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Cereb Cortex. 2013 Jan;23(1):80-96. doi: 10.1093/cercor/bhr379. Epub 2012 Jan 23.

Content representation in the human medial temporal lobe.

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Department of Psychology, Center for Learning and Memory, Institute for Neuroscience, University of Texas at Austin, Austin, TX 78712, USA.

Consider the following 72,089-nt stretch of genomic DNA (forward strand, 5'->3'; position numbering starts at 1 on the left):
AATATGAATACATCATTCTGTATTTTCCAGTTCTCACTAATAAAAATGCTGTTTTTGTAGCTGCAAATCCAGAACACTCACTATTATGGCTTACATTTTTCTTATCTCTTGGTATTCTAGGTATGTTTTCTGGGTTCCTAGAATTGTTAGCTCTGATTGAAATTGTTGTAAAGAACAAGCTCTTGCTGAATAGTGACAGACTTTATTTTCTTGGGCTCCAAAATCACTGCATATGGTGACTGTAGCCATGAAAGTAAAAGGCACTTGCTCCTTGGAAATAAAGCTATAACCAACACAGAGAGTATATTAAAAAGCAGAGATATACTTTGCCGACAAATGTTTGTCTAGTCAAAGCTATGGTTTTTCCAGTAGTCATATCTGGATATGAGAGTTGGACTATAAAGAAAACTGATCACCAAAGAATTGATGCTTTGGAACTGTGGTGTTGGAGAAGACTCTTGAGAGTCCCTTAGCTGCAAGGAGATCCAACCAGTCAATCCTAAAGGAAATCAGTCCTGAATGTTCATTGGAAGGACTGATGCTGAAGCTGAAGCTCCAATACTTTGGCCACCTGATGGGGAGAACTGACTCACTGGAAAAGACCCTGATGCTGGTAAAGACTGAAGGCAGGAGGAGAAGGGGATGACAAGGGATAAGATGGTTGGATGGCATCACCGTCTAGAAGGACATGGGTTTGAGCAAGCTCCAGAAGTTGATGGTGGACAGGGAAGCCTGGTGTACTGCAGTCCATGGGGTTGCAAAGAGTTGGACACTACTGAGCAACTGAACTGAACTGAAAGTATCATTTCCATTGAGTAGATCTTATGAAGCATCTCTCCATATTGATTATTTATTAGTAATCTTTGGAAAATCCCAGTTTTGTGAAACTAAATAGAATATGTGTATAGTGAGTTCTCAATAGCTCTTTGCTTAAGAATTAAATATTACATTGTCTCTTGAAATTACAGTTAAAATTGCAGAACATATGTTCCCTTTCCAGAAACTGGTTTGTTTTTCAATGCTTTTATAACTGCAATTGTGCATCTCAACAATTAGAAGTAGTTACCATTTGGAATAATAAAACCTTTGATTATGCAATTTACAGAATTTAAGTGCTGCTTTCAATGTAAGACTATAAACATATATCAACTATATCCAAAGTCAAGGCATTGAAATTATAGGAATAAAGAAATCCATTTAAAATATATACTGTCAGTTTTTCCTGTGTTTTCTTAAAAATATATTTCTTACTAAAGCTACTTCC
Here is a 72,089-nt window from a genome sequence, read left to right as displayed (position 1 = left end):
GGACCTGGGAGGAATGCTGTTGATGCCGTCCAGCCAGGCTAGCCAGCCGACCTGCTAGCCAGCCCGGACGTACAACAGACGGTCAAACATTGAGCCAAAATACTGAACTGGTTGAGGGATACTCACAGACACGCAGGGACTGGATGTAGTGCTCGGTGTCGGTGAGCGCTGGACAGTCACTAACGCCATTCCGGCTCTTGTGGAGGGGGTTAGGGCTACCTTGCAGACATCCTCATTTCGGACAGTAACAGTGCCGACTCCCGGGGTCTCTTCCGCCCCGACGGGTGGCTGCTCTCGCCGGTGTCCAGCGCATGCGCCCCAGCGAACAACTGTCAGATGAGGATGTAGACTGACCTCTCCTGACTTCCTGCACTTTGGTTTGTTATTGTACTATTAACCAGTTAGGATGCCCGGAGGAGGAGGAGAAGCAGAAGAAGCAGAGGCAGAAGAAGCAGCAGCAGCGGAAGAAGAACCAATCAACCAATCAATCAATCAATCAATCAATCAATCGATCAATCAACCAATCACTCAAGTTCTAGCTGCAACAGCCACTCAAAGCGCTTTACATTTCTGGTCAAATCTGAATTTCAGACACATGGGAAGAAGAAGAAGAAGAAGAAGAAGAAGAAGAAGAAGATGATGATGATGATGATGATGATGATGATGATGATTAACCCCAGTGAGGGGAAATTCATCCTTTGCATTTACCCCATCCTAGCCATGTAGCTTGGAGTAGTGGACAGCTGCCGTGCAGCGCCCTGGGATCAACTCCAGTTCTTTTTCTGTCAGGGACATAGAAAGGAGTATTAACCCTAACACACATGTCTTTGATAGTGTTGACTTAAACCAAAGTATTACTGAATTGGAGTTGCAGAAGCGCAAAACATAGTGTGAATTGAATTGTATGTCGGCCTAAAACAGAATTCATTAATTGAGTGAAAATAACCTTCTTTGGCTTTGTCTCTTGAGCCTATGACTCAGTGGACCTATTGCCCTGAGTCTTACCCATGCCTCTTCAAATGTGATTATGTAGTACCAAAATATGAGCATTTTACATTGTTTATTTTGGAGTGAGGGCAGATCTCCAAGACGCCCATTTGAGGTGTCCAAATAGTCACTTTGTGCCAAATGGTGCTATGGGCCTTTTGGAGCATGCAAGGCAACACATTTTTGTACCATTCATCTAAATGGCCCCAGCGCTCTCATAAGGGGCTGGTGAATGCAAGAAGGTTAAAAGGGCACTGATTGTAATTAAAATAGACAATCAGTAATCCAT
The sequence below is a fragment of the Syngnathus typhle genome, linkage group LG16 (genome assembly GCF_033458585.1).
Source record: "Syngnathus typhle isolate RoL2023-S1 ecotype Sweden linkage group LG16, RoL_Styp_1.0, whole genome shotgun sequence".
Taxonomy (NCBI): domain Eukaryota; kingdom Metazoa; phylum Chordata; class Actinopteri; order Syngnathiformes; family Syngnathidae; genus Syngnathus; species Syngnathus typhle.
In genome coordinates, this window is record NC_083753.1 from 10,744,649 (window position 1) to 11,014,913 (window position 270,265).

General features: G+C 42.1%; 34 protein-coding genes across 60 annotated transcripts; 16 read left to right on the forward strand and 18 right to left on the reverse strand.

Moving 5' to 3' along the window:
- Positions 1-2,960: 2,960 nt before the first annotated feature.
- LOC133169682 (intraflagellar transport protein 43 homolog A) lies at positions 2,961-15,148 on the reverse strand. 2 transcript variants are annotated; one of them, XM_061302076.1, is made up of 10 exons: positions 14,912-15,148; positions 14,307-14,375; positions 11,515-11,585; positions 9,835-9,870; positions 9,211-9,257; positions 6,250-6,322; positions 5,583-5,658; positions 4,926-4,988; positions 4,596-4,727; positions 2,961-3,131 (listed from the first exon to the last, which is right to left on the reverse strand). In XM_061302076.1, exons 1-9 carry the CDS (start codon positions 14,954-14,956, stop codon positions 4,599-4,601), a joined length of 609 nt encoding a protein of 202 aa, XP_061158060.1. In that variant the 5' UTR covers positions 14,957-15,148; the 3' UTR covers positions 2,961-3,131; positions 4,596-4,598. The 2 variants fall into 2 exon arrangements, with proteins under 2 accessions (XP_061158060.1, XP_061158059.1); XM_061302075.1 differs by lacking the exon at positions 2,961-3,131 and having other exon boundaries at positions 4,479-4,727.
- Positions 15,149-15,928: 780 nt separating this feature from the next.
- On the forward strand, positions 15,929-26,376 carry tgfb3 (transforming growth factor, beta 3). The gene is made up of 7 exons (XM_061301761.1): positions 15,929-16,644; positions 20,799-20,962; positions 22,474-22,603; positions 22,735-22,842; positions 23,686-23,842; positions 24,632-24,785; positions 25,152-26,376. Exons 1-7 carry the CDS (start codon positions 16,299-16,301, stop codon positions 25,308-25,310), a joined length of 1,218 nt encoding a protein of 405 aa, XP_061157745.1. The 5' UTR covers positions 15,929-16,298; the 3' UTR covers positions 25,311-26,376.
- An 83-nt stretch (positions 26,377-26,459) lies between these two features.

Current theories of medial temporal lobe (MTL) function focus on event content as an important organizational principle that differentiates MTL subregions. Perirhinal and parahippocampal cortices may play content-specific roles in memory, whereas hippocampal processing is alternately hypothesized to be content specific or content general. Despite anatomical evidence for content-specific MTL pathways, empirical data for content-based MTL subregional dissociations are mixed. Here, we combined functional magnetic resonance imaging with multiple statistical approaches to characterize MTL subregional responses to different classes of novel event content (faces, scenes, spoken words, sounds, visual words). Univariate analyses revealed that responses to novel faces and scenes were distributed across the anterior-posterior axis of MTL cortex, with face responses distributed more anteriorly than scene responses. Moreover, multivariate pattern analyses of perirhinal and parahippocampal data revealed spatially organized representational codes for multiple content classes, including nonpreferred visual and auditory stimuli. In contrast, anterior hippocampal responses were content general, with less accurate overall pattern classification relative to MTL cortex. Finally, posterior hippocampal activation patterns consistently discriminated scenes more accurately than other forms of content. Collectively, our findings indicate differential contributions of MTL subregions to event representation via a distributed code along the anterior-posterior axis of MTL that depends on the nature of event content.

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